2 Qs XML(loosly) and reinventing the wheel

Curtis Poe cp at onsitetech.com
Thu Feb 14 16:24:08 CST 2002

----- Original Message -----
From: "E J" <moiraine at qwest.net>
> Second Question:
> Reinventing the wheel is one of those concepts that is rough to define
> isn't it?  That's not the question, but you can answer if you want...of
> course, I can't stop you because if you're reading this you have a copy
> on your computer and you can do anything you want on your
> comptuer...where was I?  That's not the question either.
> When is it reinventing the wheel?

I'm at work and don't have a lot of time, but I want to take a moment to
address this issue.

> The first step type, use strict, save,
> run, clean up all errors...hehe.  Another thing I've noticed is that
> delving into someone else's code has helped me learn a fair amount.  Get
> an alternative perspective.  I guess the code isn't all that ugly
> realy...I'm just used to use strict.

Good for you!  Damian Conway gets away with not using strict.  Mark-Jason
Dominus gets away with not using strict (he actually has stated that it's
over-rated).  Many people would even be surprised to discover that CGI.pm
does not use strict.

Unless a programmer can legitimately claim to be on par with them, they
should probably be using strict.  Oh, I'm not saying for a one-liner or a
throw-away script to analyze logs must have strict.  I'm talking about real
programs that are likely to be re-used.

Let's take Damian Conway's code.  He has stated that he tends not to make
the types of errors that strict guards against and much of his code would be
inhibited by strict.  He often doesn't want strict references, for example.
Most of his code would work just fine if you tossed 'use strict' at the top
(and turning it off in the scope where he abuses this feature).  However,
when was the last time you installed a Conway module without copious tests?
If a programmer comes to me with code that really, really needs strict
turned off in several places and has a reasonable test suite in places to
guard against problems that "use strict" will catch, I won't be worried as
much about not using this pragma.  Anyone else is probably going to fail my
code review.  "strict" lets us guard against failure in subtle ways that
those who fail to use strict usually don't appreciate.

So, that being blathered, you're absolutely correct to want to get that code
to run under strict.  Some can avoid strict for good reasons.  Most who
my shouting :)

> Ok...back to the question.
> Delving has taken a little while already.  Should I wade through more
> forum apps trying to find another one I like, or should I continue to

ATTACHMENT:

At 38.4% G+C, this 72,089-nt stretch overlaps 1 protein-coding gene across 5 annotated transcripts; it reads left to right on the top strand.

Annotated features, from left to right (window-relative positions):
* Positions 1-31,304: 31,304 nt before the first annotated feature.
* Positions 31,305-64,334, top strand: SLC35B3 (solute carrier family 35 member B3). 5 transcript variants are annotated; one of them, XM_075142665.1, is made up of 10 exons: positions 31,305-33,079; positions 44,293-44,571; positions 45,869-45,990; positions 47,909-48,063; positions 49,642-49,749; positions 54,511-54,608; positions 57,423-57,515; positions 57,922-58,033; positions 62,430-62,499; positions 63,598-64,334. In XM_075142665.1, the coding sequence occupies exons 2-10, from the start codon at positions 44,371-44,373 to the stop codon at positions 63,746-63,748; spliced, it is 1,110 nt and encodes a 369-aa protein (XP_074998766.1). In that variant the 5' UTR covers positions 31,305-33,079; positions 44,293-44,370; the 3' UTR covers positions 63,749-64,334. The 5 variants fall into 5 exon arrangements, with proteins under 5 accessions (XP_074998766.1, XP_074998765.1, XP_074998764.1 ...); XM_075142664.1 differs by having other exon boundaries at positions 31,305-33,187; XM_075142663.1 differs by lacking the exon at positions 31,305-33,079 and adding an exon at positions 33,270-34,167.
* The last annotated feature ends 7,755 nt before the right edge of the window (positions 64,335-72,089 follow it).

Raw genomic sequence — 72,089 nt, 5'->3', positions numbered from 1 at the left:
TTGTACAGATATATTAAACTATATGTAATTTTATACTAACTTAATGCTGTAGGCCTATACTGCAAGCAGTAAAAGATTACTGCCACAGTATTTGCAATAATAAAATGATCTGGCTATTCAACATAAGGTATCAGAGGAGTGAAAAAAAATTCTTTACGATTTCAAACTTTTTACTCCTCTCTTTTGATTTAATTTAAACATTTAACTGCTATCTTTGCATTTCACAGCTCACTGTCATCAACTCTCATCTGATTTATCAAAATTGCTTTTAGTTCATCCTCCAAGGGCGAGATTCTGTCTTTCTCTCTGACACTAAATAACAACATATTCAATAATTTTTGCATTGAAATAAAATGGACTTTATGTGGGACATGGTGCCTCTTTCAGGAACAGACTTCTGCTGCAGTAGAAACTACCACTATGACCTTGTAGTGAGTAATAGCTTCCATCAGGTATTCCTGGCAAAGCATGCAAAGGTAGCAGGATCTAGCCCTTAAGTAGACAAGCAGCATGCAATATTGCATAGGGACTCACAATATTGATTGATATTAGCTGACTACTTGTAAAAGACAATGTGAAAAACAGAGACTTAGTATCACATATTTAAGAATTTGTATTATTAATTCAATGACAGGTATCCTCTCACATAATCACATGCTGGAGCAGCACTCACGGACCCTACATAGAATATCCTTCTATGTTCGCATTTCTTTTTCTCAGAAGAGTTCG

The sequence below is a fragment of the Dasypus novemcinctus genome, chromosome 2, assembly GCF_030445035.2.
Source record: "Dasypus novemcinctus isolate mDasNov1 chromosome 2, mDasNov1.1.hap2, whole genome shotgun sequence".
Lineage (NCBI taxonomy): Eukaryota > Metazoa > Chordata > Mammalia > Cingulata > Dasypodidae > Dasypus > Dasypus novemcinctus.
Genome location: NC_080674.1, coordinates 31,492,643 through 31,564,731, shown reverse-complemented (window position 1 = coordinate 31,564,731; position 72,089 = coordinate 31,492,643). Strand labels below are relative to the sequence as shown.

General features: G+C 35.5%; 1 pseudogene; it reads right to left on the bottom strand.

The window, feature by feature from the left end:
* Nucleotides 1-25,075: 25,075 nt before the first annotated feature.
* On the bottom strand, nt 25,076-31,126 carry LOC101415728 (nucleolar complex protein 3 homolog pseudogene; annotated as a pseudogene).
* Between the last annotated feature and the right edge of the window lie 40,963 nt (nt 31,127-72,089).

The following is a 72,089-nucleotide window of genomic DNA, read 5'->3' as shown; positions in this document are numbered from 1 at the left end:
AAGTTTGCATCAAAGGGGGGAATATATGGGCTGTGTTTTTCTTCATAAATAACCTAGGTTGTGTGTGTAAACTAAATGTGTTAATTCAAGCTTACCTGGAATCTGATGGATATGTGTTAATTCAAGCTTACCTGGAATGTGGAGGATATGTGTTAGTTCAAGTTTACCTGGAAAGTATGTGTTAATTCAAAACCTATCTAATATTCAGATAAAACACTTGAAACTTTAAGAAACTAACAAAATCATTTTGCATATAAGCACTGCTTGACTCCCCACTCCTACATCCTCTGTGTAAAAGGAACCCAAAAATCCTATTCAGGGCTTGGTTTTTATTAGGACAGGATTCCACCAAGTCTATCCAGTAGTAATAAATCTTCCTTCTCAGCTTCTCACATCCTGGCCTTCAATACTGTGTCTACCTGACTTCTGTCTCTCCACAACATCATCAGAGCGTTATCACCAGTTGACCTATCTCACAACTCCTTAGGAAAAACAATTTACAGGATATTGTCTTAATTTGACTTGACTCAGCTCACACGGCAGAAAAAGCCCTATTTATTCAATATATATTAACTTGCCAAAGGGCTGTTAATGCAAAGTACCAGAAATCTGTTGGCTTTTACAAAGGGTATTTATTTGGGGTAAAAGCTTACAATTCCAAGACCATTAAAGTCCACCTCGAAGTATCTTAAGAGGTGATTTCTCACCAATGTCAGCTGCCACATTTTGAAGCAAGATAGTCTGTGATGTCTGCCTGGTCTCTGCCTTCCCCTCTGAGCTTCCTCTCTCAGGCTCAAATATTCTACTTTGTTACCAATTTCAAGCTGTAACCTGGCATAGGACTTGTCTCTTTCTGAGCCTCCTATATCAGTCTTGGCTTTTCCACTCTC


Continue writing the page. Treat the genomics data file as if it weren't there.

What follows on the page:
> play with the code?

That's purely a matter of personal choice.  If this was a business decision,
you'd have to look at how cost-effective it is.  If it's a personal
decision, you have to decide how much you value your free time :)

As for reinventing wheels, let's consider the classic reinvention:  CGI.pm.
Why do most people reinvent this?

1.  It's bloated.
2.  They won't "learn" CGI if they use the module.
3.  CGI.pm syntax seems intimidating to some people.

Well, the first reason is valid.  The other two are bogus, but rather than
repeat again what I've said many times before, I'll skip to the real reasons
someone might want to rewrite CGI.pm:

1.  It's bloated (then use CGI::Lite)
2.  Tries to cater to too many "needs" and thus confuses people (read the
docs for how many ways you can call CGI::param())
3.  It doesn't use strict (many disagree with this reason)
4.  Excessive use of globals make maintenance difficult

I know of one (and only one) programmer who is working on a new CGI parsing
module who is addressing some of these issues and addressing them
*correctly*.  We disagreed on the problem with globals, but he wants it
backwards compatible and who am I to argue?  Aside from this programmer,
I've had a standing bet with CGI programmers that if they have written their
own implementation, I'll find a minimum of 5 bugs or limitations.  I usually
find many more.

That means that people who reinvent wheels are usually people who don't have
enough Perl skill to do so adequately.  Wheels should be reinvented to make
better wheels, not different ones.  Most wheels should be added to, not
rewritten.  This includes many modules on the CPAN.

Discussion board software downloaded from the 'net does not usually qualify
as a "wheel", however :)  (In fact, I almost vetoed using Bugzilla here at
work due to the pitiful code quality and its reliance on MySQL.  However, it
was free and easy to install, so we used it.)  If you have the desire to
clean up the code, that's great.  I object, for example, to anyone using
anything from Matt's Script Archive.  Even though he has managed to get most
of the bugs and security holes out of his code, the code quality is simply
awful.  We Perl programmers have a bad enough rap without using/spreading
bad code.

Summary of above rant:  reinventing should be for improvement, not just
change for change's sake.  Most of the heavily used CPAN modules should not
be reinvented without an excellent reason.  Poorly written stuff, such as
discussion boards, that others are not overly reliant on is another story.

Hmm... I guess I had more time than I thought!

"Ovid" on http://www.perlmonks.org/
Someone asked me how to count to 10 in Perl:
push at A,$_ for reverse q.e...q.n.;for(@A){$_=unpack(q|c|,$_);@a=split//;
shift at a;shift at a if $a[$[]eq$[;$_=join q||, at a};print $_,$/for reverse @A


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